One thing we did last year, and believe me it will happen every year, is make maple walnut ice cream. Boy is it good. Cat is making it up right here...
What's the key? Well, I'll tell ya..
Walnuts tossed with maple syrup...
Sunday, April 3, 2011
As I get older, I know I'm not getting smarter, but I'd like to think I'm getting wiser (not sure my wife would agree). And with that in mind, here's a shot of a table top that I'm doing. I found some wide red birch boards for the top, and in the past I would have tried to glue the whole thing up in one shot, nowadays I glue two boards together, then add a third, and finish off with the forth. I really is a much less frantic approach. And I think it save time in the end because I'm able to get the boards to line up better, which results in less planing and sanding.
This helps a lot too. It's a Festool Domino. Essentially it cuts a slot into a board, be it the end or side, and then you insert either a purchased floating tenon, or you can make your own. On this table, I used the purchased Dominos to help with the edge to edge alignment. By cutting slots and inserting the dominos, the two pieces will be perfectly level when you clamp it up. A biscuit joiner will also work. It works about the same, but the biscuit (a football shaped piece of compressed plywood) is quite a bit smaller. Which is fine for edge to edge, because you really don't need the strength because the glue joint is stronger than the wood. I use them just for alignment, and it does help.
Here's another use for the Domino. It cuts slots (mortises) into the end of the tabletop. I'm gonna put on a breadboard end, the piece laying on the top. This goes directly on the end and does two things. One, it covers the end grain of the table, and two, it keeps the table flat. The piece is glued in the middle, and pinned towards the end. The holes have to be slot shaped towards the edges to allow the top to move with changes in humidity. Anyway, the purchased dominos (tenons) I think are a little small for this application, so I made bigger ones out of some scrap birch, and glued them into the slots. Then, today hopefully, I will cut the matching slots in the breadboard, and glue the center and pin the edges. If I were to glue it all the way across, the top would split. The breadboard had to be able to float.
This shows how I used to do cut breadboard ends. I would mill a slot all the way down the middle of the board, and slide it over a mating notch (rabbet) on the table top ends. Then glue the middle and pin the ends. There are a lot of people who do it this way and there are a lot of woodworking books that tell you t do it this way. But when you look at this piece wood, there simply isn't much strength in this piece of wood. Case in point-- I made a coffee table for our house, and my son sat down on the end on the top, and snap, broke the breadboard right off. I had another break because the owner moved the table by lifting on the breadboard. Granted, probably shouldn't have done that, but still. So now, I cut slots and leave some meat between the slots, which should prevent this from happening again. Always evolve.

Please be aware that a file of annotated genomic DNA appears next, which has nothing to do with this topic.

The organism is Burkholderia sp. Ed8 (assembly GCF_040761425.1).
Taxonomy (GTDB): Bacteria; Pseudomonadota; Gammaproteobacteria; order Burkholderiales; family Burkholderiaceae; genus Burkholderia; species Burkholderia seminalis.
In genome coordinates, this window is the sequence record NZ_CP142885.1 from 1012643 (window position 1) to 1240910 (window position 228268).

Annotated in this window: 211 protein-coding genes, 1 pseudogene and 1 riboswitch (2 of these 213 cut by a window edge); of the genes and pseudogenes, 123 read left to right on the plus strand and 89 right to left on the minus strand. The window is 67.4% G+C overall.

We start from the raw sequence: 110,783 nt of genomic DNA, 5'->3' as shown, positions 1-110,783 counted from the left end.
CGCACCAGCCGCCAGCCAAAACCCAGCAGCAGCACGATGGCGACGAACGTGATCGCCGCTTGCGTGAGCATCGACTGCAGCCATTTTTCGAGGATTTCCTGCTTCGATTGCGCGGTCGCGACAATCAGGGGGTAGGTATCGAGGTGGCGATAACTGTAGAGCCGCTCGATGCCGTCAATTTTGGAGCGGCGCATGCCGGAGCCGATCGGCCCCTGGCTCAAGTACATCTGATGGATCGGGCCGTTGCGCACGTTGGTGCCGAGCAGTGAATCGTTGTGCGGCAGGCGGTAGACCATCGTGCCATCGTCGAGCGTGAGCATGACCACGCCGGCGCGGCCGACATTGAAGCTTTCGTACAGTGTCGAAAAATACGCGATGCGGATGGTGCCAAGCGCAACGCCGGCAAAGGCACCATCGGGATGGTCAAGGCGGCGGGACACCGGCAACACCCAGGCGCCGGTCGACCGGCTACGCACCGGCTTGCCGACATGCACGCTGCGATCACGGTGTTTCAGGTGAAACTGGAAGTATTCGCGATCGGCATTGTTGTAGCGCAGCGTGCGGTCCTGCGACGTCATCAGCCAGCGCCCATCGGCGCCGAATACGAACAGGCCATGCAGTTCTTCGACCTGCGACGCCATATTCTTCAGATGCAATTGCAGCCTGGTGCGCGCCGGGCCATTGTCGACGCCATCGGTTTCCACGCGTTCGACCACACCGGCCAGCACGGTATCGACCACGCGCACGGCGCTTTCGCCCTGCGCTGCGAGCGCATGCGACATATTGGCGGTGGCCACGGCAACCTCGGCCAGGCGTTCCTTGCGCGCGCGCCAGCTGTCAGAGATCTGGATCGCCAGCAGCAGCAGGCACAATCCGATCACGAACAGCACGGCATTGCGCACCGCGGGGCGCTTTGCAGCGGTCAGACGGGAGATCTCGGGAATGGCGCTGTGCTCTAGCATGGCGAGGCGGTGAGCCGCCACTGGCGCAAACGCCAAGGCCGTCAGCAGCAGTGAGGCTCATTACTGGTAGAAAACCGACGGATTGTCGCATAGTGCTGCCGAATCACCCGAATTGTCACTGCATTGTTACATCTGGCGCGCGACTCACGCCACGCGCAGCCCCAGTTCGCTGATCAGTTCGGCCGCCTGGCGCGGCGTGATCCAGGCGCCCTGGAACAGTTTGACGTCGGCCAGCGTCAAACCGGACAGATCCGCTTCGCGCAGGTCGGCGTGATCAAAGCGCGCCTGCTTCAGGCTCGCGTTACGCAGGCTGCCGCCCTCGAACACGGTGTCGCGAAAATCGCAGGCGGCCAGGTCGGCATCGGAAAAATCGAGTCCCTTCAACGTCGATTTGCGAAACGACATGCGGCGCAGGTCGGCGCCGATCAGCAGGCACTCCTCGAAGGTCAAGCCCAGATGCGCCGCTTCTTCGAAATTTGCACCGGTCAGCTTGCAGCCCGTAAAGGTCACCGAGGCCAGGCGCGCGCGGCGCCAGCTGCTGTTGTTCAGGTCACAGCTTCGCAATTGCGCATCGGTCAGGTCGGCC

Here are a couple shots of a piece that joins the side of a big hutch I'm also building. I opted for dovetails on the ends of the rails for a couple reasons. First, it hold the side together and prevents them from bowing apart. Second, I didn't want to see any fasteners on the outside, because then I would have to run a molding around to hide the fasteners, which I didn't want. So by using the dovetails, I just glue it up and tap it into place, no fasteners and it provides a mechanical means to hold the case side together. I just cut the slots with a router and trim the dovetails with a bandsaw. I'm sure there are people who wonder why bother with dovetails when you won't see it on the finished piece. I do it because it's the best joint to use, regardless of whether or not you see it.
Couple more shots. The back piece is made the same way, and together they hold the case sides together. I'll post more pics of this hutch as I go along. It should be really nice. I'm also working on a new chair design, and a cherry bench with slip (upholstered) seat. I've never done one before. The bench and chair I hope to have done in time for a furniture show in June in Lincolnville Point, Camden area, Mid-coast Maine, http://www.mainehomedesign.com/midcoast-show-2011.html. If you plan on being in the area, be sure to check out the show, and stop in and see my booth. It's one thing to see my furniture on the website and blog, but you really should see it live to appreciate it.